The emerging theme on day two of the (deep breath) Faith and Freedom Coalition’s Road to Majority conference is the womb. Conservatives use it. Conservatives respect what’s in it. Liberals don’t—they have fewer babies, and they keep abortion legal.
“Mitt Romney and Paul Ryan won a majority of the vote,” said movie critic-turned-right wing radio host Michael Medved. “They won voters who were married by 16 points.” The Democrats had bested them with landslides among the poor and the single, and could conservatives allow that trend to continue? “Who wants to be poor, and single, and childless?”
Jeb Bush, who gives political speeches like he’d rather be anywhere else, put it in blunt terms that reporters weren’t used to hearing. “We’re going to have fewer workers taking care of a larger number of people than the country has a social contract with, to be able to allow them to retire with dignity and purpose,” he said. “We cannot do that with the fertility rates that we have in our country.” The low fertility rates could be partly explained by “social mores” (he didn’t mention abortion), and they could be rejiggered by immigration. “Immigrants are more fertile, and they love families and they have more intact families and they bring a younger population.”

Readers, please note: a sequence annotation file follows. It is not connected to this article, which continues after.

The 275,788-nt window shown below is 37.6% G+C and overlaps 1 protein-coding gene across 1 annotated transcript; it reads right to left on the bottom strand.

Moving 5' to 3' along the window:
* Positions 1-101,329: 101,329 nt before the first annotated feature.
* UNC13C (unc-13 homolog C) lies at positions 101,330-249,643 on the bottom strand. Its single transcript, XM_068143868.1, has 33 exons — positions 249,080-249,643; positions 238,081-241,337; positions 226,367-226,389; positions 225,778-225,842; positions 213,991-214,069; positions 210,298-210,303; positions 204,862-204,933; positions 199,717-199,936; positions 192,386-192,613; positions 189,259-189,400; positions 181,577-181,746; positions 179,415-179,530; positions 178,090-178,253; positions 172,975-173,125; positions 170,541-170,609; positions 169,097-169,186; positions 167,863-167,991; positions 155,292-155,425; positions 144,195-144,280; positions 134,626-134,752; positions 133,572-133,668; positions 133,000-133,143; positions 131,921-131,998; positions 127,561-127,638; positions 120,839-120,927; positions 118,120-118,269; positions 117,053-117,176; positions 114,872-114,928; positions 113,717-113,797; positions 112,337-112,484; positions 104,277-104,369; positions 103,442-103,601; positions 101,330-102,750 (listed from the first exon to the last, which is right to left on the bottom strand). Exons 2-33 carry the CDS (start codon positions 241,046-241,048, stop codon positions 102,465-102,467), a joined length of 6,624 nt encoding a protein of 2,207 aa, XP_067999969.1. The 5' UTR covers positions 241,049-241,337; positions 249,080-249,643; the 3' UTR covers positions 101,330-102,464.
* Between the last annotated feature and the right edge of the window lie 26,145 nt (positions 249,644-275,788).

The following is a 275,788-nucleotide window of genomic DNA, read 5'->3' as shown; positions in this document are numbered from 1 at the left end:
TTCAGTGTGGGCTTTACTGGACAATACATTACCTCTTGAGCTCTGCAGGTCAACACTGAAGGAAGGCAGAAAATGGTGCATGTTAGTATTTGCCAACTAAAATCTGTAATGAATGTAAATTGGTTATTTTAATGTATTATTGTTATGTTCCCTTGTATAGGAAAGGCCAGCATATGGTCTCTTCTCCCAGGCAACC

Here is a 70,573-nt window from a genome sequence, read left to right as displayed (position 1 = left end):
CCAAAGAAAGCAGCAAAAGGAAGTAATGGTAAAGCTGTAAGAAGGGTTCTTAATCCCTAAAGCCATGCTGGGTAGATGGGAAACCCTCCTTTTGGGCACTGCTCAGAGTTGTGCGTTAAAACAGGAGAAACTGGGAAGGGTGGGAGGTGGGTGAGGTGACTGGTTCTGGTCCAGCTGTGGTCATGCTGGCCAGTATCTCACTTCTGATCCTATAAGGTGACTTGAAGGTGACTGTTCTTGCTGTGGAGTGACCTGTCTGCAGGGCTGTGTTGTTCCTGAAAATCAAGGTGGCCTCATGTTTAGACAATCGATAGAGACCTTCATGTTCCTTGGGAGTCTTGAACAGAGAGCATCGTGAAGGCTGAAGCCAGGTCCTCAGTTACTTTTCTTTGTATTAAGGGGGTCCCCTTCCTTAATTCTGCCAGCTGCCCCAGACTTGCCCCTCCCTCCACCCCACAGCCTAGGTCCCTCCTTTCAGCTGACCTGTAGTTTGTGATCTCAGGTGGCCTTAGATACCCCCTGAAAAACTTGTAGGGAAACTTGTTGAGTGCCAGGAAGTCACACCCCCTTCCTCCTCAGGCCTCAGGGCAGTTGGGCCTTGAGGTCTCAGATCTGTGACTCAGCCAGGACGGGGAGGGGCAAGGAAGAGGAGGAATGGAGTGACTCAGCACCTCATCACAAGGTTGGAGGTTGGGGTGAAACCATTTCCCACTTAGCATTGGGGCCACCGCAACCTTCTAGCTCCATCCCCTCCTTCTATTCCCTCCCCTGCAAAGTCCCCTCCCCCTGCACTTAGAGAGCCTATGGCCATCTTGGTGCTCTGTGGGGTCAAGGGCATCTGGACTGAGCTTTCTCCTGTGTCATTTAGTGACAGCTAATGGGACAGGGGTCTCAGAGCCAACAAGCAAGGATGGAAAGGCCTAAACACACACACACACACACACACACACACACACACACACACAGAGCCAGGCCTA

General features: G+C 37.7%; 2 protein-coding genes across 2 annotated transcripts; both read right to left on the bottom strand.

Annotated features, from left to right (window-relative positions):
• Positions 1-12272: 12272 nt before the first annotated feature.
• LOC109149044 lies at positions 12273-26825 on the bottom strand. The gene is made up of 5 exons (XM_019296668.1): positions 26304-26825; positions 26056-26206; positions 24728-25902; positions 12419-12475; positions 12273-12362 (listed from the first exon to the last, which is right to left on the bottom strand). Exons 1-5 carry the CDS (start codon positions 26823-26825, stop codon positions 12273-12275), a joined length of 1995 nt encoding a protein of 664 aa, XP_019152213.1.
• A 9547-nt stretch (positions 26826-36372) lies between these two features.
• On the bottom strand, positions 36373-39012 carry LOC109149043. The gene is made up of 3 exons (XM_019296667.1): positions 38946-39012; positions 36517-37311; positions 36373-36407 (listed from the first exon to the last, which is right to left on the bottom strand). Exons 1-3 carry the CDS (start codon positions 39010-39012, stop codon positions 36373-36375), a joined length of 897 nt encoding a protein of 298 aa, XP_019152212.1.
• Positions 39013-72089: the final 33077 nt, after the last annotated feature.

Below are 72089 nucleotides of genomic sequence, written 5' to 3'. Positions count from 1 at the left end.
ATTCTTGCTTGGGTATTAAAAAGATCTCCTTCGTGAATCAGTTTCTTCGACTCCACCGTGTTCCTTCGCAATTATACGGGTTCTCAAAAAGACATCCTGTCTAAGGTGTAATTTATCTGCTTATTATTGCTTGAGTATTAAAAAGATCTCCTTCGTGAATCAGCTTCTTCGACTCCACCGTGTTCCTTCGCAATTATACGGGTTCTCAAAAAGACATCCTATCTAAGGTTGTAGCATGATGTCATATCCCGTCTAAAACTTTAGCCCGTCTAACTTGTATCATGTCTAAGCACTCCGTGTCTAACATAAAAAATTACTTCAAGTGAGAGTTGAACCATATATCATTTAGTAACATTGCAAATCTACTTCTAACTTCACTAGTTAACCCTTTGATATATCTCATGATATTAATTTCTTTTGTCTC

According to National Journal (and my Twitter feed), Bush’s comments made people angry. Their beef is with the word “fertile”—if you’re a stickler, it means the ability to have babies. You wouldn’t say that a 29-year-old female lobbyist who chooses not to have kids until she’s 35 is “infertile.” But this is pedantry, and pointless—it’s fascinating that Bush would up and tell conservatives that they should embrace immigrants because their higher birth rates will keep the welfare state humming. That’s not a good reason for them! They see a future in which single liberals have one or zero children while conservatives produce armies of Duggars who will outvote the enemy.
David Weigel is a writer for Slate.